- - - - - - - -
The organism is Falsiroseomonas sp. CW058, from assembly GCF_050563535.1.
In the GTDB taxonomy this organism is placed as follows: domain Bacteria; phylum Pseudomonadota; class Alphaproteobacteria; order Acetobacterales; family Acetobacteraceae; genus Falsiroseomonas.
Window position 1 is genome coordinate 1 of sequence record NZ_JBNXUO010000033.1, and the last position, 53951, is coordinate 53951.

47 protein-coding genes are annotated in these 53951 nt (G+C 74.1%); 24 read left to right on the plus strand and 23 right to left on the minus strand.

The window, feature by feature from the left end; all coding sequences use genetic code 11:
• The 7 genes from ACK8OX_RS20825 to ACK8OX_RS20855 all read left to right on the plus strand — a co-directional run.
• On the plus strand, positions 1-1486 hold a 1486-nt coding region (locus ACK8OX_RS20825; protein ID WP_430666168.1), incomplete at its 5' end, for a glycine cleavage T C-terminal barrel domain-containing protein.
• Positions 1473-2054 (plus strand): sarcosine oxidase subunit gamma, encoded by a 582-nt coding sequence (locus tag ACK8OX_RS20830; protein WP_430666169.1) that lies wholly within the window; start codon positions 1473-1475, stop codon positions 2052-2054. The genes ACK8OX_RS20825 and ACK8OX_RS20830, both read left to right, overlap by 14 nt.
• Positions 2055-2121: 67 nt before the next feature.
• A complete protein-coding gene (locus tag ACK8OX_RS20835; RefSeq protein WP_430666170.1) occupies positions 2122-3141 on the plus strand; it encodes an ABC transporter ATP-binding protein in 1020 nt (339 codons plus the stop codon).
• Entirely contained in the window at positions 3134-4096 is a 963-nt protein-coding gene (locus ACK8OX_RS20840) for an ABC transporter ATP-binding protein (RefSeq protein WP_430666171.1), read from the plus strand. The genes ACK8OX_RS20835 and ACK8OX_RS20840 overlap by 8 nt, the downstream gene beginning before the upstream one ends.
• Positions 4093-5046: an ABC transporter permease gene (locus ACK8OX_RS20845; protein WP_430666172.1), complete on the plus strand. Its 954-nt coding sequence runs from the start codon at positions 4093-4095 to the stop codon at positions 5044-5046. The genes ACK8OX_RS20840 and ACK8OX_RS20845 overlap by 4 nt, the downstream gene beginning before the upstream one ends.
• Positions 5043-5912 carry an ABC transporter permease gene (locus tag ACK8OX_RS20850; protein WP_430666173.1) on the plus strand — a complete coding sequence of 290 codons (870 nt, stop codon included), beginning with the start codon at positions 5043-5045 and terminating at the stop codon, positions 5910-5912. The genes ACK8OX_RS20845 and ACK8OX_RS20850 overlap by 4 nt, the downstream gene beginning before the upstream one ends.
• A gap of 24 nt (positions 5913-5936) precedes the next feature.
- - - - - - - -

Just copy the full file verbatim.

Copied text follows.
The organism is Falsiroseomonas sp. CW058, from assembly GCF_050563535.1.
In the GTDB taxonomy this organism is placed as follows: domain Bacteria; phylum Pseudomonadota; class Alphaproteobacteria; order Acetobacterales; family Acetobacteraceae; genus Falsiroseomonas.
Window position 1 is genome coordinate 1 of sequence record NZ_JBNXUO010000033.1, and the last position, 53951, is coordinate 53951.

47 protein-coding genes are annotated in these 53951 nt (G+C 74.1%); 24 read left to right on the plus strand and 23 right to left on the minus strand.

The window, feature by feature from the left end; all coding sequences use genetic code 11:
• The 7 genes from ACK8OX_RS20825 to ACK8OX_RS20855 all read left to right on the plus strand — a co-directional run.
• On the plus strand, positions 1-1486 hold a 1486-nt coding region (locus ACK8OX_RS20825; protein ID WP_430666168.1), incomplete at its 5' end, for a glycine cleavage T C-terminal barrel domain-containing protein.
• Positions 1473-2054 (plus strand): sarcosine oxidase subunit gamma, encoded by a 582-nt coding sequence (locus tag ACK8OX_RS20830; protein WP_430666169.1) that lies wholly within the window; start codon positions 1473-1475, stop codon positions 2052-2054. The genes ACK8OX_RS20825 and ACK8OX_RS20830, both read left to right, overlap by 14 nt.
• Positions 2055-2121: 67 nt before the next feature.
• A complete protein-coding gene (locus tag ACK8OX_RS20835; RefSeq protein WP_430666170.1) occupies positions 2122-3141 on the plus strand; it encodes an ABC transporter ATP-binding protein in 1020 nt (339 codons plus the stop codon).
• Entirely contained in the window at positions 3134-4096 is a 963-nt protein-coding gene (locus ACK8OX_RS20840) for an ABC transporter ATP-binding protein (RefSeq protein WP_430666171.1), read from the plus strand. The genes ACK8OX_RS20835 and ACK8OX_RS20840 overlap by 8 nt, the downstream gene beginning before the upstream one ends.
• Positions 4093-5046: an ABC transporter permease gene (locus ACK8OX_RS20845; protein WP_430666172.1), complete on the plus strand. Its 954-nt coding sequence runs from the start codon at positions 4093-4095 to the stop codon at positions 5044-5046. The genes ACK8OX_RS20840 and ACK8OX_RS20845 overlap by 4 nt, the downstream gene beginning before the upstream one ends.
• Positions 5043-5912 carry an ABC transporter permease gene (locus tag ACK8OX_RS20850; protein WP_430666173.1) on the plus strand — a complete coding sequence of 290 codons (870 nt, stop codon included), beginning with the start codon at positions 5043-5045 and terminating at the stop codon, positions 5910-5912. The genes ACK8OX_RS20845 and ACK8OX_RS20850 overlap by 4 nt, the downstream gene beginning before the upstream one ends.
• A gap of 24 nt (positions 5913-5936) precedes the next feature.